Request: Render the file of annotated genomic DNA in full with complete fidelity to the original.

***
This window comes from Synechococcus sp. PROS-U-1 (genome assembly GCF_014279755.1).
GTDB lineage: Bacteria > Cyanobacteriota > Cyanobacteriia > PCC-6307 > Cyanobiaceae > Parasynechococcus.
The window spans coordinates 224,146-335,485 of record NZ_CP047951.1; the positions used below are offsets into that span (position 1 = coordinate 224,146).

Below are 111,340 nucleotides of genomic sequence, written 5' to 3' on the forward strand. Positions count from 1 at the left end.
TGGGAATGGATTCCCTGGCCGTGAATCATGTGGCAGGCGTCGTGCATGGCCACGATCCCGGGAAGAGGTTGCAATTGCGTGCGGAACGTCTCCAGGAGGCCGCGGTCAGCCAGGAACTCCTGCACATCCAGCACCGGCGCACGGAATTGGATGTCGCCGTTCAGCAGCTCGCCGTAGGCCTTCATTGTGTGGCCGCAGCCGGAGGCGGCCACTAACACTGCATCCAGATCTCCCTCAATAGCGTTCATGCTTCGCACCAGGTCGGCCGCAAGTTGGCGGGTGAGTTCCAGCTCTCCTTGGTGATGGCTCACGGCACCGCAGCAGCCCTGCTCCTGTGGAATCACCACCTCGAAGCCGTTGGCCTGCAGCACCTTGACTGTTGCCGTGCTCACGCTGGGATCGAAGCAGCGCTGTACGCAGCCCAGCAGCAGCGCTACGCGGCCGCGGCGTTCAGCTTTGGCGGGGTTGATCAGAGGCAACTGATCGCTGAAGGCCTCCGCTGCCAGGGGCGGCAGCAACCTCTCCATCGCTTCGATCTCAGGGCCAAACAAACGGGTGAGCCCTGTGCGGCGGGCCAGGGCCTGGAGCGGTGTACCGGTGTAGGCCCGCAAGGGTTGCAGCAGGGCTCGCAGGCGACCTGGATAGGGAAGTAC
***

This window comes from Synechococcus sp. PROS-U-1 (genome assembly GCF_014279755.1).
GTDB lineage: Bacteria > Cyanobacteriota > Cyanobacteriia > PCC-6307 > Cyanobiaceae > Parasynechococcus.
The window spans coordinates 224,146-335,485 of record NZ_CP047951.1; the positions used below are offsets into that span (position 1 = coordinate 224,146).

Below are 111,340 nucleotides of genomic sequence, written 5' to 3' on the forward strand. Positions count from 1 at the left end.
TGGGAATGGATTCCCTGGCCGTGAATCATGTGGCAGGCGTCGTGCATGGCCACGATCCCGGGAAGAGGTTGCAATTGCGTGCGGAACGTCTCCAGGAGGCCGCGGTCAGCCAGGAACTCCTGCACATCCAGCACCGGCGCACGGAATTGGATGTCGCCGTTCAGCAGCTCGCCGTAGGCCTTCATTGTGTGGCCGCAGCCGGAGGCGGCCACTAACACTGCATCCAGATCTCCCTCAATAGCGTTCATGCTTCGCACCAGGTCGGCCGCAAGTTGGCGGGTGAGTTCCAGCTCTCCTTGGTGATGGCTCACGGCACCGCAGCAGCCCTGCTCCTGTGGAATCACCACCTCGAAGCCGTTGGCCTGCAGCACCTTGACTGTTGCCGTGCTCACGCTGGGATCGAAGCAGCGCTGTACGCAGCCCAGCAGCAGCGCTACGCGGCCGCGGCGTTCAGCTTTGGCGGGGTTGATCAGAGGCAACTGATCGCTGAAGGCCTCCGCTGCCAGGGGCGGCAGCAACCTCTCCATCGCTTCGATCTCAGGGCCAAACAAACGGGTGAGCCCTGTGCGGCGGGCCAGGGCCTGGAGCGGTGTACCGGTGTAGGCCCGCAAGGGTTGCAGCAGGGCTCGCAGGCGACCTGGATAGGGAAGTAC